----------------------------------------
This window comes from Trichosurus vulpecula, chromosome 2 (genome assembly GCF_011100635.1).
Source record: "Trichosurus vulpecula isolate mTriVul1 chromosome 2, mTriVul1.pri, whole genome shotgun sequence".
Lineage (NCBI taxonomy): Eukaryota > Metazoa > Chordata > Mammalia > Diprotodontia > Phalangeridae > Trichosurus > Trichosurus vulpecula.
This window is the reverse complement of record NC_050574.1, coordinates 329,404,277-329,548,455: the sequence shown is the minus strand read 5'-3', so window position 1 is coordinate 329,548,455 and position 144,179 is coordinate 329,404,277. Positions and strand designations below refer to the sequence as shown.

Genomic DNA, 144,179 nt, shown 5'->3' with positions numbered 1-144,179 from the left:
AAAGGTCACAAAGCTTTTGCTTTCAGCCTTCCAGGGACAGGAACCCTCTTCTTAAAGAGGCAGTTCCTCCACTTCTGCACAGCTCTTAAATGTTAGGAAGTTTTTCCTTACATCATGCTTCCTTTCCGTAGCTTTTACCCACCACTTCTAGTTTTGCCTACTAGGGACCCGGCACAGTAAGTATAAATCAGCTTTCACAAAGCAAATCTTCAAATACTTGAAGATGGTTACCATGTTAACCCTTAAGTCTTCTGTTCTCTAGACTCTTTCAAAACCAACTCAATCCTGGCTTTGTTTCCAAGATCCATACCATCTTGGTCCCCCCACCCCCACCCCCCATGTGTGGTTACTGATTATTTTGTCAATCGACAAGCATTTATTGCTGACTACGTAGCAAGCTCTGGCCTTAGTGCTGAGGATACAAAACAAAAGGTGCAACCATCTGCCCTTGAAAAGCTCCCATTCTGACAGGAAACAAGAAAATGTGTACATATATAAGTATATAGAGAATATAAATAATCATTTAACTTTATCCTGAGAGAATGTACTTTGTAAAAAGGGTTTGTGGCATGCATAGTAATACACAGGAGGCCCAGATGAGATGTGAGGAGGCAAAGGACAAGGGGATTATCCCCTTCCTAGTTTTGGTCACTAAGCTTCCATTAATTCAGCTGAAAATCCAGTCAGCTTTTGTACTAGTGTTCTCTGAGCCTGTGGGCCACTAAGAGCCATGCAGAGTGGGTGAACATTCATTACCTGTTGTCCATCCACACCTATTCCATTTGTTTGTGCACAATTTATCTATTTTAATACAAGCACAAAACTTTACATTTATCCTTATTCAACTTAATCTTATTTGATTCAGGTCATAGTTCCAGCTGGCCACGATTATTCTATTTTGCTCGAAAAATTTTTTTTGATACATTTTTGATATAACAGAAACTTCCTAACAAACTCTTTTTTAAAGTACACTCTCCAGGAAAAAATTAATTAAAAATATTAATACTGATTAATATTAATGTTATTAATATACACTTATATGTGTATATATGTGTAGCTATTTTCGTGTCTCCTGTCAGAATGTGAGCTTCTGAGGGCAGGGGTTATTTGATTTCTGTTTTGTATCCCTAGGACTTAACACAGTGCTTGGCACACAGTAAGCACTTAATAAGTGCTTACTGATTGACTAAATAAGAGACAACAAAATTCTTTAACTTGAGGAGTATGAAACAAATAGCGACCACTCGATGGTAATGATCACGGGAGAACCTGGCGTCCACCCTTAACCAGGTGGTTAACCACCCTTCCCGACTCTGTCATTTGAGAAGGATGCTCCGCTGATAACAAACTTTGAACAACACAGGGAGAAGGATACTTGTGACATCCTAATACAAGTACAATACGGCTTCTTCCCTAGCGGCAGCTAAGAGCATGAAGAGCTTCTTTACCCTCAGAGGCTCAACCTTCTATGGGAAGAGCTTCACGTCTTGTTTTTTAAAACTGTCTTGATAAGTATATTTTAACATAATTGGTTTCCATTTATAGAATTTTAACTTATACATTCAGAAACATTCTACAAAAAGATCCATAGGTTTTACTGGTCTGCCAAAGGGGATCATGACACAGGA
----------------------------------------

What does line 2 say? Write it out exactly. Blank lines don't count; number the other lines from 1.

Source record: "Trichosurus vulpecula isolate mTriVul1 chromosome 2, mTriVul1.pri, whole genome shotgun sequence".